Tullia Benedicta – Anteros

Tullia Benedicta - Anteros

Tullia Benedicta – Anteros

Although never a label to discourage the collaborative tangling of its artists and their shared musical influences, the Italian-born and now London-based Tullia Benedicta is perhaps the first younger artist to be openly inspired by the work of Second Language’s co-founder Glen Johnson and his work leading Piano Magic.  Previously a member of Italian post-rock outfit Grace, Benedicta may certainly know her way around the sprawling Piano Magic canon yet despite the fact that this debut solo album bears the hallmarks of immersively listening to the likes Low Birth Weight, Son De Mar and Writers Without Homes, as well as including supportive input from Johnson and his bandmates Jerome Tcherneyan and Franck Alba, the darkly alluring Anteros is far more than a mutual mentor-mentee appreciation affair.

Framed by a blend of organic and processed musical arrangements, Benedicta’s vision here is a tacit tussle between intimacy and detachment.  After the brief opening collage of found sounds, eerie ambient layering and plangent keyboards that makes up the self-descriptive cinematic “Intro”, the album properly begins with the mesmeric centrepiece “Beats Or Silence”, a shadowy languid mix of watery beats and Benedicta’s vocals recalling some of This Mortal Coil’s guest singers.  In its wake, the programmed backdrops shift into more glitchy and shimmery patterns for the sensual “Signs” before bleeding into the subterranean beats, ethereal washes and spoken-word prowling of the disconcerting yet engrossing “Blind”.  For “Devotion”, ’80-meets-‘90s electronica and piano lines snap and pulse around Benedicta’s commanding tones to imagine prime-time Depeche Mode with a female replacement for Dave Gahan.  On the ensuing “Edge Of Life”, Tricky’s Maxinquaye is cross-fertilised with Dead Can Dance to conjure a dank film-noire score, whilst the piano-led “Rain” recalls the haunted atmospherics of Nick Cave’s “A Box For Black Paul”. Proceedings conclude with an extended remixed reprise of “Beats Or Silence” by Tcherneyan, which deepens, extends and complements the original version’s captivating reach.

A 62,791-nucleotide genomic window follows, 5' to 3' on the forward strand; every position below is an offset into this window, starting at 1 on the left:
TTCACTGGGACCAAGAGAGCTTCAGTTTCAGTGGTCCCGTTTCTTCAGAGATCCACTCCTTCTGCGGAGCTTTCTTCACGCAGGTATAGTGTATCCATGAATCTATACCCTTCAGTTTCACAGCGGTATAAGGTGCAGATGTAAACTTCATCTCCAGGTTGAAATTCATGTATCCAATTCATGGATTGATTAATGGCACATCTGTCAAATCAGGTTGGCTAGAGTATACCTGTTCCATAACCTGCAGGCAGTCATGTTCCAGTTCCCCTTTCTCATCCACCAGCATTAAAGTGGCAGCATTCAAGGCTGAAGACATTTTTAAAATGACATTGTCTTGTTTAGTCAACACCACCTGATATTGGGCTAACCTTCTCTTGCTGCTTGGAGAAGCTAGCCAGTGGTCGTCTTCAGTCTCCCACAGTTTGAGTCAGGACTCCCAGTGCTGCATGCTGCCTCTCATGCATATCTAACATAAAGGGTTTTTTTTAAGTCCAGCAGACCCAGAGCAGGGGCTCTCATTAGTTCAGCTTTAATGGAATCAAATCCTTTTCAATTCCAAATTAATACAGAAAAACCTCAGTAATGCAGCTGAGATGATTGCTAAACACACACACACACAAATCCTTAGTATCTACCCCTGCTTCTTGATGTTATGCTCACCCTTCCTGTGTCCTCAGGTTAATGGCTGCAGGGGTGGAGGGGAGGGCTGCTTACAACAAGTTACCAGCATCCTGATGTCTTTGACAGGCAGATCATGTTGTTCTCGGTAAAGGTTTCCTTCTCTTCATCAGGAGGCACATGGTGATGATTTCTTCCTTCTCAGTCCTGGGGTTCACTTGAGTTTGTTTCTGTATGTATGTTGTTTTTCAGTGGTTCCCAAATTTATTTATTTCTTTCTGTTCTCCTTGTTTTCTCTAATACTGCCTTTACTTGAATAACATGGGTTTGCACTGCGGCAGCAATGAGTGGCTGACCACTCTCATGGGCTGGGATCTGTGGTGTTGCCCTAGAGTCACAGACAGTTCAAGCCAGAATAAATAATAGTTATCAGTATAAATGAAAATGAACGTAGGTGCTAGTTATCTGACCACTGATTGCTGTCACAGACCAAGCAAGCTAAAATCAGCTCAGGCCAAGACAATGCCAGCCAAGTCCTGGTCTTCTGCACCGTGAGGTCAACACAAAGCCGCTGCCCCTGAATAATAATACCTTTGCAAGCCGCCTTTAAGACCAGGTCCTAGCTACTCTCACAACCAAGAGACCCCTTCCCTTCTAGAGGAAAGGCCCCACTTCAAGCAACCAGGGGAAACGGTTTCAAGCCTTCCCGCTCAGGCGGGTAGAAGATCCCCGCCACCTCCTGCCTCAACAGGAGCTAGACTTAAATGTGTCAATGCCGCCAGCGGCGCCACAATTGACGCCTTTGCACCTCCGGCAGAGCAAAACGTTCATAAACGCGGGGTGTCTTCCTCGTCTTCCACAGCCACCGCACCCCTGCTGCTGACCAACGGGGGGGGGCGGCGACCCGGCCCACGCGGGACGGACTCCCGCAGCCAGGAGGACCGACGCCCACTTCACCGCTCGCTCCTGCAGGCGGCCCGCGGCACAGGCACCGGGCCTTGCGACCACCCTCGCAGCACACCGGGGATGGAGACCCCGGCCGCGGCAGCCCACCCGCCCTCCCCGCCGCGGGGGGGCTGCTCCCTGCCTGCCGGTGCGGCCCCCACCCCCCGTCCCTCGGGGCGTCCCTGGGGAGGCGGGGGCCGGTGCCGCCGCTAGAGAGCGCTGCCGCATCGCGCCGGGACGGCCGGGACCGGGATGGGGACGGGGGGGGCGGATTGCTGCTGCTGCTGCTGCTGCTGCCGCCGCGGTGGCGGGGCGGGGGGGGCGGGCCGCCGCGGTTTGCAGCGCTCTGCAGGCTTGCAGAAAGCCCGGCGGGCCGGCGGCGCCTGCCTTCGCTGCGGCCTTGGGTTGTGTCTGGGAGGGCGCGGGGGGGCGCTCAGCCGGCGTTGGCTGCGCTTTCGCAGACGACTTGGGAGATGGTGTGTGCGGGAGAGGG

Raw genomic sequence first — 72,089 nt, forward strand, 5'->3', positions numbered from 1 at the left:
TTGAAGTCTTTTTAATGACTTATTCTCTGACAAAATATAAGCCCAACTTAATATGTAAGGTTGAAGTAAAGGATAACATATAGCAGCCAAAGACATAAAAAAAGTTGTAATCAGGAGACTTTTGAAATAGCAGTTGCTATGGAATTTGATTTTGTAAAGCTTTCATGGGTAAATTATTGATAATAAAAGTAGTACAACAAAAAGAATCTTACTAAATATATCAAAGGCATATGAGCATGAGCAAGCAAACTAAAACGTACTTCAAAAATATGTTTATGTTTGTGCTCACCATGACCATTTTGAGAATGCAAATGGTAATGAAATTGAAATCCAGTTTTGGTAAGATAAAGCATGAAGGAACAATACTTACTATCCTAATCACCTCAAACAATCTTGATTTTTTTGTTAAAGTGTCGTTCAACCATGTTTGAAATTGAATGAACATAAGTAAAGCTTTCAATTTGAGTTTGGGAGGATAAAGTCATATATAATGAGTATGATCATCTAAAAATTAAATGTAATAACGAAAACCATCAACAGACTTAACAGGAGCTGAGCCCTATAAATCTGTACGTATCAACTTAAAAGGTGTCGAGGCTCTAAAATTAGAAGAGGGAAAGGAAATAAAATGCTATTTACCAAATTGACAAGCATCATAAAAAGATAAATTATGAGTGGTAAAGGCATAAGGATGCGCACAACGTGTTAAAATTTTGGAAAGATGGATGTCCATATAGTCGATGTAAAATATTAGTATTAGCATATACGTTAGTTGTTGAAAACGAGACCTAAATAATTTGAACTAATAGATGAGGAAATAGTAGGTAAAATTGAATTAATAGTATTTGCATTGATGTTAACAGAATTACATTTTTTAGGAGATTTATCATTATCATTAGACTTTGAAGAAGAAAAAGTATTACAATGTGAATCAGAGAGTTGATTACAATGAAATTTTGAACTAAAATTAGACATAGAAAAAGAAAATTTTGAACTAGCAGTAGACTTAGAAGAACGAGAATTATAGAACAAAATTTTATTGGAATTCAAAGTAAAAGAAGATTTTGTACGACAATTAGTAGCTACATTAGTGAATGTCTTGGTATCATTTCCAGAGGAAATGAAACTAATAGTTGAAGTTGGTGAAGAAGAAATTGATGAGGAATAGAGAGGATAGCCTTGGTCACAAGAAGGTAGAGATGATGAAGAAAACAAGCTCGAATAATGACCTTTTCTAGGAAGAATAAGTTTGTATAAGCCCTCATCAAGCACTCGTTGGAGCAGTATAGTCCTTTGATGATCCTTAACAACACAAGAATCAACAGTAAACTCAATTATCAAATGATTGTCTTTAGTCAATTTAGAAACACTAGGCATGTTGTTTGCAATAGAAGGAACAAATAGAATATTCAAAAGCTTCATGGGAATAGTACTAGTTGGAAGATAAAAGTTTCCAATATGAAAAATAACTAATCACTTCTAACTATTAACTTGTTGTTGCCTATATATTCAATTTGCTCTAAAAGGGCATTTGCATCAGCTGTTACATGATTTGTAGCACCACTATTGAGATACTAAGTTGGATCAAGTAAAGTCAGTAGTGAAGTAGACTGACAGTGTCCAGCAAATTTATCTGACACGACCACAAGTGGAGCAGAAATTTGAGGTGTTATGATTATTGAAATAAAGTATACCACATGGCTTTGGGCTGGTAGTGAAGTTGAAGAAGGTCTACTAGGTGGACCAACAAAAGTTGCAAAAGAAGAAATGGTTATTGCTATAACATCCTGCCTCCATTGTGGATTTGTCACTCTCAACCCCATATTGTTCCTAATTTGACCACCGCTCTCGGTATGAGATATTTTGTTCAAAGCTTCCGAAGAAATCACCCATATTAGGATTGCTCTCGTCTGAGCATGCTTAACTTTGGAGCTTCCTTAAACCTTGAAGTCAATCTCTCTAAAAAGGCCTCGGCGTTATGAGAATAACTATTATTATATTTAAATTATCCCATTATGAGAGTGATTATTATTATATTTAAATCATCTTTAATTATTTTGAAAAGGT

Anteros is certainly not an easy listen but neither is it hard to be drawn in by its magnetic attraction, which grows stronger with each listen.  A stark, promising and enigma-encoding new beginning in short.

Second Language